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Topic # 205752 25-Nov-2016 14:23
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I'm finalising build plans and got a quote for UV tinted glass. The price is fine but these graphics have me curious/concerned about the blocking of light.


Clear


Clear double glazed


Grey tint

I want to avoid fading but also don't want it to be too dark inside. The verandah will probably cut most of the direct sun but a couple of windows aren't covered. Don't want it to look weird with some grey and some not grey windows though.

Any thoughts?

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  Reply # 1677466 25-Nov-2016 15:11
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get sun blocking roller blinds?


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  Reply # 1677490 25-Nov-2016 15:35
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You can get electrically controllable film than you can make darker or lighter as desired.

 

 


 
 
 
 


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  Reply # 1677507 25-Nov-2016 16:14
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I would argue that tinted glass has a minimally noticeable effect on inside light, you will appreciate the tint in the hot summer months and not notice a lack of light in wintry months

 

Common practice is to use tinted glass on exterior pane and a Low-E glass on inside pane of IGU, the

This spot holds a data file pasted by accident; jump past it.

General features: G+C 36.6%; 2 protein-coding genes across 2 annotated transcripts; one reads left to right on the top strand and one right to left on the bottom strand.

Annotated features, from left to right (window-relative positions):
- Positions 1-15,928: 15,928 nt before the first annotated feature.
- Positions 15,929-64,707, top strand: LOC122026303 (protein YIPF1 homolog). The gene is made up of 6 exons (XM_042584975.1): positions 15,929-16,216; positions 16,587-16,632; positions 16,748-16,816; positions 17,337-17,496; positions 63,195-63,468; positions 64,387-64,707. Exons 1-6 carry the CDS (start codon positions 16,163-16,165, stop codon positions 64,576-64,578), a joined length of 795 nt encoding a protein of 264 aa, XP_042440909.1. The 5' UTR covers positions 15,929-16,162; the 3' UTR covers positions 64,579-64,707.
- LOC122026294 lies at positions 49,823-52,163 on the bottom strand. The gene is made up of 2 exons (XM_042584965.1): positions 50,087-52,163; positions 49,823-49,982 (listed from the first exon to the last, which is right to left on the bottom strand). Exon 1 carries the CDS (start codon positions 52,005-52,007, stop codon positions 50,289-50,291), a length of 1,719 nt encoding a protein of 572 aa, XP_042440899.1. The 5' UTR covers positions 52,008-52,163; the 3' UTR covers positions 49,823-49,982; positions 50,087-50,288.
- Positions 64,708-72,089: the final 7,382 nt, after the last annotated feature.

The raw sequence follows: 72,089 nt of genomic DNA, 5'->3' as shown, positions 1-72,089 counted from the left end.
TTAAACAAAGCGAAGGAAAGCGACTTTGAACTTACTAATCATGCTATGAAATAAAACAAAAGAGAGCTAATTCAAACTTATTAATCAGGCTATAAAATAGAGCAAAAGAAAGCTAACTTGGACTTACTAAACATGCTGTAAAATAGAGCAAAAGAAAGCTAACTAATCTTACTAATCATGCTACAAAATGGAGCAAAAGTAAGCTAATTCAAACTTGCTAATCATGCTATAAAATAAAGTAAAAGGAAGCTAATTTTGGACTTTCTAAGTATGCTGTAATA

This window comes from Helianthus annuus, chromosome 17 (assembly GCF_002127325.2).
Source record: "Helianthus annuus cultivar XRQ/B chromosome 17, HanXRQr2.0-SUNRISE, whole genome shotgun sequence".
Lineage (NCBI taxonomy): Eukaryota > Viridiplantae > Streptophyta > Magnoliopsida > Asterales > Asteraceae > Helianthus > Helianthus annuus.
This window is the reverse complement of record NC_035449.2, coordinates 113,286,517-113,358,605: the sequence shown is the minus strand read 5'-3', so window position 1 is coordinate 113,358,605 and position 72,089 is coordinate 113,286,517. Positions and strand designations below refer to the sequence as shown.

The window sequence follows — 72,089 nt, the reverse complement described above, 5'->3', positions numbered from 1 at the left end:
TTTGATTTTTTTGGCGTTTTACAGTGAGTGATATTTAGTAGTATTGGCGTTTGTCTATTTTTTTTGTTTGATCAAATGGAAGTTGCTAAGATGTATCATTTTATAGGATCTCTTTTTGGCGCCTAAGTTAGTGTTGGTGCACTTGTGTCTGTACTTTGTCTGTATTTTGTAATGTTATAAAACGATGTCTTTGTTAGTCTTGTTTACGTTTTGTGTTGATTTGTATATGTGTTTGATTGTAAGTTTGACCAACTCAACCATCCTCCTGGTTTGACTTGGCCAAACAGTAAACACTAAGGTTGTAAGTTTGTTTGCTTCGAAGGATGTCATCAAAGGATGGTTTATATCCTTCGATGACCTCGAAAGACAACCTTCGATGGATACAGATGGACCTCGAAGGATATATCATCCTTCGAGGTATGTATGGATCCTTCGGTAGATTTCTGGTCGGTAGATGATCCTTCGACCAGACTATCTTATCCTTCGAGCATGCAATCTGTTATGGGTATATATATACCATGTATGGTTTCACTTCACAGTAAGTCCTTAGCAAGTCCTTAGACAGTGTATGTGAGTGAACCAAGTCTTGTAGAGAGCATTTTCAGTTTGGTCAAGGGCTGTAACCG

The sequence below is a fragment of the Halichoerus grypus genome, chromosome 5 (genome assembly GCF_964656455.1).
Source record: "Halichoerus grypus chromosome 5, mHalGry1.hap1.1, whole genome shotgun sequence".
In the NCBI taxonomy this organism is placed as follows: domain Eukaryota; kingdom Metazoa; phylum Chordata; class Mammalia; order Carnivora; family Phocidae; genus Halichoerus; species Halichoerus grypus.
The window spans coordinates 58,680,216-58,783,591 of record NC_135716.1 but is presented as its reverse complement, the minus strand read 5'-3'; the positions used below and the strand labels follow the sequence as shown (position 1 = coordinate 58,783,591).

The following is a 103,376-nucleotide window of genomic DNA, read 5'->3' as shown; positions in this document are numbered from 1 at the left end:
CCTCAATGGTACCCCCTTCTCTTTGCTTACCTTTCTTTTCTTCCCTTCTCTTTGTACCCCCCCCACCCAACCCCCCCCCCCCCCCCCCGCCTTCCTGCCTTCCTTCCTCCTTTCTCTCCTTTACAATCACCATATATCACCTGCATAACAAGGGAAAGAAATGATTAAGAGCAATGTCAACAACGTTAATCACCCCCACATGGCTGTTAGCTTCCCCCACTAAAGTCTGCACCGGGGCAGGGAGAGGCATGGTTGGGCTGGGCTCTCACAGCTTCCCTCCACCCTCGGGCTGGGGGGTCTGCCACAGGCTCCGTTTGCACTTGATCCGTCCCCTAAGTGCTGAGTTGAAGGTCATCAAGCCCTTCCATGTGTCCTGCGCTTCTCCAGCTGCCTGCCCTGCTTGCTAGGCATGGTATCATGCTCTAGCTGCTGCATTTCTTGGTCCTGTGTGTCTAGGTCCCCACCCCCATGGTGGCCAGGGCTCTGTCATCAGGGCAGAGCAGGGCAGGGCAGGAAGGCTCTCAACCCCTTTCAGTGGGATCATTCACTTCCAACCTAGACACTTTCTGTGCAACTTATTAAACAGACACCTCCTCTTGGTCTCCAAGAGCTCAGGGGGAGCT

IMHO the UV and heat transfer properties are the critical aspects to worry about


Hmm, what to write...
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  Reply # 1677508 25-Nov-2016 16:18
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To avoid fading you want to get laminated glass

 

"Grey float" (the tint you are thinking of) will not appear to make the house dark, it will however remove the glare and make the house difficult to see into during the day... Its great

 

 

 

I have had grey float, laminated, argon filled, low-E, Toughened for about 8 years... not a sign of fading

 

 

 

the graphic you have shows 20% UV, it may as well be 100%, Laminated will drop it to 1%

 

 

 

 





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  Reply # 1677510 25-Nov-2016 16:21
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I was all for it until I saw 45% light entry and that sounds like not much.

Hmm, what to write...
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  Reply # 1677511 25-Nov-2016 16:27
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scottjpalmer: I was all for it until I saw 45% light entry and that sounds like not much.

 

Honestly it sounds like it blocks lots of light... but it doesn't appear that way

 

 

 

you don't even notice until you open the door





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  Reply # 1677512 25-Nov-2016 16:30
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Have you looked at triple glazing options? I believe the heat loss is far less, and it seems to becoming more standard  in Europe. Also you should go an see some previous work they have done with grey tint, to make up your mind. I have seen houses with a mix of tinted and untinted glass . You don't notice it too much when walking around, but it is very noticeable in photos of it.